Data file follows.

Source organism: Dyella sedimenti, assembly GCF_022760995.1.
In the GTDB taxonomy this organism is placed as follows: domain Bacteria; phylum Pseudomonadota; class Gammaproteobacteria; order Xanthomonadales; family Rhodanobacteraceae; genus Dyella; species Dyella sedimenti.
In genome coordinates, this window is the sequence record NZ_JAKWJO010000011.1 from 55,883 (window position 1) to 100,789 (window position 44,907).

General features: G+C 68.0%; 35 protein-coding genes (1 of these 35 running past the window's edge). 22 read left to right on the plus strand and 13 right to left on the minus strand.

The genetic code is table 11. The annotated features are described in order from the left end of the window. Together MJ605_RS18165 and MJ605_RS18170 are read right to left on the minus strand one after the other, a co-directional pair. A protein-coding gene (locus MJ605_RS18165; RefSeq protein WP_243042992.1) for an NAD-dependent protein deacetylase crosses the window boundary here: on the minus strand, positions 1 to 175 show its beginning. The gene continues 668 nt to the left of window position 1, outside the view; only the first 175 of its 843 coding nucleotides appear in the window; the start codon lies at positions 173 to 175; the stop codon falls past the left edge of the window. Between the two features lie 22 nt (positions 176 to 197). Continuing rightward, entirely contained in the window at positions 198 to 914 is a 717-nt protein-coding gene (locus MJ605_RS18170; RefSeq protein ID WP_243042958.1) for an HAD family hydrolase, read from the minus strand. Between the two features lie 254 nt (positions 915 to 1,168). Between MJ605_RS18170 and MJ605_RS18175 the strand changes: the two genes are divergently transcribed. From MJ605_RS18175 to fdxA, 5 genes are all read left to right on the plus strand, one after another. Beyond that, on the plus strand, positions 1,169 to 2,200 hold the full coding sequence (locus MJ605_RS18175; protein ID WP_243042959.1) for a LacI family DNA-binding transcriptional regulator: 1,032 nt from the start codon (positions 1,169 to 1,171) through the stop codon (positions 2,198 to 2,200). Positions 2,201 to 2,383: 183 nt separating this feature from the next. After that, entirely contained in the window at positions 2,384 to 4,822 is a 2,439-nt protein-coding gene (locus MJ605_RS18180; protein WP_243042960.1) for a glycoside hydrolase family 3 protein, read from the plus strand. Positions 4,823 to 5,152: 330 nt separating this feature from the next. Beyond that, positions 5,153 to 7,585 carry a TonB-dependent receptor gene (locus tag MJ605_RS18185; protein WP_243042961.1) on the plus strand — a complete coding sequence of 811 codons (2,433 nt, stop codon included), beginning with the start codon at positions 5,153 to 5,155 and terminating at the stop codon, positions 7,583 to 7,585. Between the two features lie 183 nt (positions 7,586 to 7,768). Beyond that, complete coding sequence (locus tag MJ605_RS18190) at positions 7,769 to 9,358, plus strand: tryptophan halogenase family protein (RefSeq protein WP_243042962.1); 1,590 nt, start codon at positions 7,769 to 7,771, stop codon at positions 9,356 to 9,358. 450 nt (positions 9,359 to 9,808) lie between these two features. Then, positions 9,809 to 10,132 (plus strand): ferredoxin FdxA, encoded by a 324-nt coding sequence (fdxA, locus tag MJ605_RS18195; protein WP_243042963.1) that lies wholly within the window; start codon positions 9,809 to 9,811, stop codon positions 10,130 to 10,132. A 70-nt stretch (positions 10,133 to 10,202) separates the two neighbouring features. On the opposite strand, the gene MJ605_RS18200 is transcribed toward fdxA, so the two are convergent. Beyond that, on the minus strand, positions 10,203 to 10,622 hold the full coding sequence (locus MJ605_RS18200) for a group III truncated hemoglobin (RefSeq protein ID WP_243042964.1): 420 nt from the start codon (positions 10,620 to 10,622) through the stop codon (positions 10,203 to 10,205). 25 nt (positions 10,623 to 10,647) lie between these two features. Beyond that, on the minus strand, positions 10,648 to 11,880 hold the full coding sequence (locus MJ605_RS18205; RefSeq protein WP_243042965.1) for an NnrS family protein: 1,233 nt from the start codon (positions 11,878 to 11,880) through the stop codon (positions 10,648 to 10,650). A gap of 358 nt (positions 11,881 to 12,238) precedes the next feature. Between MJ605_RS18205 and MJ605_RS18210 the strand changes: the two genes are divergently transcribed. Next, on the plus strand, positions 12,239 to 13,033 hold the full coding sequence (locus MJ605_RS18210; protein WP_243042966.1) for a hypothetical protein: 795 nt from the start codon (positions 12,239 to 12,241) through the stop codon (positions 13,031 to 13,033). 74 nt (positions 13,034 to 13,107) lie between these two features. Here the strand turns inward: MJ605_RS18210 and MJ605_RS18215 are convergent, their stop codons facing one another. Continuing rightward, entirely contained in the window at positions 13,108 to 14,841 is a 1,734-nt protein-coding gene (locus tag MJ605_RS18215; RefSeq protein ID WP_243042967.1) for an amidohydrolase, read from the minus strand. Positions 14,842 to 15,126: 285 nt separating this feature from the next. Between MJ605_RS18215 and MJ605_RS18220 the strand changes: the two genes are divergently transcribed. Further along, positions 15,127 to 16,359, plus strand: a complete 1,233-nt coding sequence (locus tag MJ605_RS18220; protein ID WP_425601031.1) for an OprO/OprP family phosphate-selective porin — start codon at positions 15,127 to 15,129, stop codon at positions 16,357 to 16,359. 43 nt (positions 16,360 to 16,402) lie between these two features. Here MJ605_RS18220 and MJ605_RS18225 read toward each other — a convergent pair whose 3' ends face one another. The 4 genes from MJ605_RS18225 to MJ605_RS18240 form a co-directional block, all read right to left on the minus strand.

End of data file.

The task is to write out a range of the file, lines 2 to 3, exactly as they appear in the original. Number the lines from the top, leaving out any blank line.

In the GTDB taxonomy this organism is placed as follows: domain Bacteria; phylum Pseudomonadota; class Gammaproteobacteria; order Xanthomonadales; family Rhodanobacteraceae; genus Dyella; species Dyella sedimenti.
In genome coordinates, this window is the sequence record NZ_JAKWJO010000011.1 from 55,883 (window position 1) to 100,789 (window position 44,907).